China should be careful how it looks to the international community, according to Professor Jerome Cohen of New York University.
The drama about the disputed Scarborough Shoal or Huangyan Islands had the Philippines seeking international arbitration from the United Nations Convention on the Law of the Sea or UNCLOS. The Philippines have said they acknowledge that they are no match for China’s militarial power and wish to settle this matter on international standard proceedings. All well and good, but only if China shows up.
The whole issue began when upon inspecting a Chinese vessel in Scarborough last April, the Philippine Department of Foreign Affairs said they found “large amounts of illegally collected corals, giant clams and live sharks”.
China justifies its claim to the islands based on the “nine-dash line“, which encompasses as much as 90 percent of the 3.5 million square kilometer South China Sea. The Philippines’ claim is that the Shoal is within the 200-nautical-mile exclusive economic zone, as prescribed by UNCLOS.
Cohen says he was “disappointed” that Beijing didn’t even attempt to present its arguments to the UNCLOS panel, instead “of following procedures, the Chinese say [the nine dash line] is so clearly right that our position cannot be challenged, so we don’t have to bother with what we’ve committed ourselves to. How is it for any nation to say we’re so correct that we don’t have to go to the impartial tribunal we previously agreed on to hear our views validated?”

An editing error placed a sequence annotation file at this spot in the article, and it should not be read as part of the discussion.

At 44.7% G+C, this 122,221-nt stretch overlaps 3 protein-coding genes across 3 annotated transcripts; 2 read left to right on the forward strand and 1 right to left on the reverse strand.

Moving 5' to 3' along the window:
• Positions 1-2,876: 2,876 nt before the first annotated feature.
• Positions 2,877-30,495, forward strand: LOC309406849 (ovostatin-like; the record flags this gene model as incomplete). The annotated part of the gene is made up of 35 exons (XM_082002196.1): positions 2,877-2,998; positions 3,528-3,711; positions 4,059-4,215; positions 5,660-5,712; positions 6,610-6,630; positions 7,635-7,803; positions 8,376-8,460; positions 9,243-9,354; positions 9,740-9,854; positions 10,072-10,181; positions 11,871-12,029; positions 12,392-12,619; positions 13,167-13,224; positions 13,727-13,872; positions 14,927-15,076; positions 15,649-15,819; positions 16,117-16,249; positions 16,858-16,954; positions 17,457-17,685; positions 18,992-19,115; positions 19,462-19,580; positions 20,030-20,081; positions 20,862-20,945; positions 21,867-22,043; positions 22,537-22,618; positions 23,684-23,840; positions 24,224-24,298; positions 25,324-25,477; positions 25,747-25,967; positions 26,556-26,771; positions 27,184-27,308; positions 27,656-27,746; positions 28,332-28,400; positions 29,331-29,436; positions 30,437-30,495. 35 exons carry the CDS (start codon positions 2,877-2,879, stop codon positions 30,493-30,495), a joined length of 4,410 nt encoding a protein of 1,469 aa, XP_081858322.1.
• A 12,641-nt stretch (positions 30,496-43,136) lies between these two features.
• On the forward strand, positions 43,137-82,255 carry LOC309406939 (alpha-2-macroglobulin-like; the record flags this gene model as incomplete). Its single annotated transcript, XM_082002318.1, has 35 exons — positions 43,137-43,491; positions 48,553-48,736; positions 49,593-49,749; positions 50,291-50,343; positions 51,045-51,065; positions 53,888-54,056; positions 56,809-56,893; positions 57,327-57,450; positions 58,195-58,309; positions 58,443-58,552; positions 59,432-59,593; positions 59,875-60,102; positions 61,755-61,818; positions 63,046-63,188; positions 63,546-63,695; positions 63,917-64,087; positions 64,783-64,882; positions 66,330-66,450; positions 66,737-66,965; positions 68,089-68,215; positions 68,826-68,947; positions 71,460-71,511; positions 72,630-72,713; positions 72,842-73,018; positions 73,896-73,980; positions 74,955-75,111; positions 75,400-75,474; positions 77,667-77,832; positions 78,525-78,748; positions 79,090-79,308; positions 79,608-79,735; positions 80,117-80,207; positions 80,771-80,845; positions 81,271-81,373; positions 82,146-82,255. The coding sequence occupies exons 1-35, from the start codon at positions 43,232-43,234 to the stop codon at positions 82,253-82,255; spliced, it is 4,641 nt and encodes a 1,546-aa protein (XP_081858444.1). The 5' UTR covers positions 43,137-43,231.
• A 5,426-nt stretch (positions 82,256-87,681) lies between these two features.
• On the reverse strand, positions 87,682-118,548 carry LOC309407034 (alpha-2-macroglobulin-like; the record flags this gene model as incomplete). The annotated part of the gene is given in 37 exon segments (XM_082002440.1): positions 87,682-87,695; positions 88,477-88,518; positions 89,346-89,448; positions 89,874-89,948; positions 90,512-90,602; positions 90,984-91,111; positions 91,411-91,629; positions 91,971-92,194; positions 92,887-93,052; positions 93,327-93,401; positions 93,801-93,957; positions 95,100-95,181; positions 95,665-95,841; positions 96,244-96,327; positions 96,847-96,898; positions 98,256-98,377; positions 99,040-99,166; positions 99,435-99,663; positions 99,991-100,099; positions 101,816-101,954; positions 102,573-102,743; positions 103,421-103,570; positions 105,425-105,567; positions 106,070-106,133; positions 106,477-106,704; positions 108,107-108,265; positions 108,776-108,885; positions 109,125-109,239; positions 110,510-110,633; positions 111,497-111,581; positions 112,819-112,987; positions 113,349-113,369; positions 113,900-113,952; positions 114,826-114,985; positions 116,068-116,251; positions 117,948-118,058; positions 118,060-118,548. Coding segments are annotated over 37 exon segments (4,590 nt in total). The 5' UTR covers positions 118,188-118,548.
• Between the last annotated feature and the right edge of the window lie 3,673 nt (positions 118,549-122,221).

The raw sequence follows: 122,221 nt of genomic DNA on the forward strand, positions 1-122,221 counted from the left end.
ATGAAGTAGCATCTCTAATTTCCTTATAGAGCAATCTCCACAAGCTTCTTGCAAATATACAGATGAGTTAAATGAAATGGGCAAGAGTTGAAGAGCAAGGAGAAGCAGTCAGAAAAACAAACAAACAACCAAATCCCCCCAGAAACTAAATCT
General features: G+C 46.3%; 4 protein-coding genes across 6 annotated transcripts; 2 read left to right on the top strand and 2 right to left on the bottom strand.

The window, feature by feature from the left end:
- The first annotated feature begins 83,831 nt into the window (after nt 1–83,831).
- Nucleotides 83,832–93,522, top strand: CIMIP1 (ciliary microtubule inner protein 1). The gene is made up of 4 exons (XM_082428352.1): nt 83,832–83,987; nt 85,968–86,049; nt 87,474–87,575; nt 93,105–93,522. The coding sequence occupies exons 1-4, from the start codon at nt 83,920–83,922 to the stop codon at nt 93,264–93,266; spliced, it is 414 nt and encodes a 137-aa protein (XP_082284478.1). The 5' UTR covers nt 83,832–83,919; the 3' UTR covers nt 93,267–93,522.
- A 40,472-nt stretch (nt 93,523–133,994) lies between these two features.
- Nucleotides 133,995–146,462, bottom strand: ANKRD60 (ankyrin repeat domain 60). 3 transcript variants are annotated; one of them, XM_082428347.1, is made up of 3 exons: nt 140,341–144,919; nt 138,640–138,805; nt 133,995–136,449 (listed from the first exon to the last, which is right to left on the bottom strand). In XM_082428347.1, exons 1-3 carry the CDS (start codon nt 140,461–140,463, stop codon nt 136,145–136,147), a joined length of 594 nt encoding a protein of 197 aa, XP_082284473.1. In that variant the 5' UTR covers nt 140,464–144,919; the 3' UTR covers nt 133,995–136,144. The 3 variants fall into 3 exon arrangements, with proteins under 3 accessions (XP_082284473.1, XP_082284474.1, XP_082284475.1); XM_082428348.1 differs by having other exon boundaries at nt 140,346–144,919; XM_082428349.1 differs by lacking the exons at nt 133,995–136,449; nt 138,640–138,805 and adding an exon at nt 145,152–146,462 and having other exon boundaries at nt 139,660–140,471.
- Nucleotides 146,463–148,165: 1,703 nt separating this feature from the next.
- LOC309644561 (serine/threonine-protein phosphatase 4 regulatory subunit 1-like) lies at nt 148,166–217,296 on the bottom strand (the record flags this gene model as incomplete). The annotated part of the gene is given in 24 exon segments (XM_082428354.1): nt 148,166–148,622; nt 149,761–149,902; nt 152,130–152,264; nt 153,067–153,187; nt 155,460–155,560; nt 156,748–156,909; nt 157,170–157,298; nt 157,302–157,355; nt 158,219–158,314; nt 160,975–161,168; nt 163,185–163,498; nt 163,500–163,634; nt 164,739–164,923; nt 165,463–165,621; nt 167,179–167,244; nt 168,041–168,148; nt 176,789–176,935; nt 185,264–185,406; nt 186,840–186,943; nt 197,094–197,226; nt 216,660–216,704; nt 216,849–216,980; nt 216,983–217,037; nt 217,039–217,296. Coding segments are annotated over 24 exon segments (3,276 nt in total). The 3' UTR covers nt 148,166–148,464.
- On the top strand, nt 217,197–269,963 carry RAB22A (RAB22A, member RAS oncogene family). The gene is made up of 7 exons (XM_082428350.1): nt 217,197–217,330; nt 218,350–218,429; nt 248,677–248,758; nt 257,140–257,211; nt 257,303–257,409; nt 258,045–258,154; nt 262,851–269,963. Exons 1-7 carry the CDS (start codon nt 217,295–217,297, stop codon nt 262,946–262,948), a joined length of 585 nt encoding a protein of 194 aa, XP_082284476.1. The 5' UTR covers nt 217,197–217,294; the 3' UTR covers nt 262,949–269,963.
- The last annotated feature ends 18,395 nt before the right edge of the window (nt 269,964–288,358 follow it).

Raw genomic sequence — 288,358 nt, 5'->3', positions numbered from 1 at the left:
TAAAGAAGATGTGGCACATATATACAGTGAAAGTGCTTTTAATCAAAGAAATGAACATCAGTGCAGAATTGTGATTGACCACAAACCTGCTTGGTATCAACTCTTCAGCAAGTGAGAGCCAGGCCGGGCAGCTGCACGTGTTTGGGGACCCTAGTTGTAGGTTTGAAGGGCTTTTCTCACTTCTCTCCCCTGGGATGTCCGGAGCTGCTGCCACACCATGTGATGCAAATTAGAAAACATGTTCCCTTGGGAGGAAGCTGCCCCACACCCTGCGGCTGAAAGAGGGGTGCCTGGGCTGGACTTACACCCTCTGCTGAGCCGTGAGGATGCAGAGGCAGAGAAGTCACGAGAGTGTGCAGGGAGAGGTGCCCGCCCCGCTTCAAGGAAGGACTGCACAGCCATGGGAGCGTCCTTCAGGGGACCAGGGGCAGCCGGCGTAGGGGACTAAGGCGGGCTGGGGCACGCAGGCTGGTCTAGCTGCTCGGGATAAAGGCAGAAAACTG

China has made it clear that they simply don’t care what anyone else thinks. Last year, Philippine newspaper The Inquirer reported that China vessels had roped off the island to prevent other shipping vessels from coming in. Hong Lei, spokesperson of the Chinese Foreign Ministry, said in a press conference June last year that “the Chinese side will continue to maintain administration and vigilance over Huangyan Island waters.”
It would be wiser for both countries to engage in responsible rhetoric rather than play media battleship. While there may be no way to figure out who owns what at this point, discussing claims in a peaceful tribunal might have been a good step towards settling the standoff. Cohen said that great powers “need to be reminded from time to time they are subject to international limits they sometimes don’t like.” Cohen is also concerned about China’s reputation, saying “when you’re seen to be a violator of international law, you don’t win many votes from the world community.”
It’s already happening. In a recent BBC poll, China’s worldwide positive rating saw an eight percent drop.
By Angela Sy // Image credit: Johnny Berg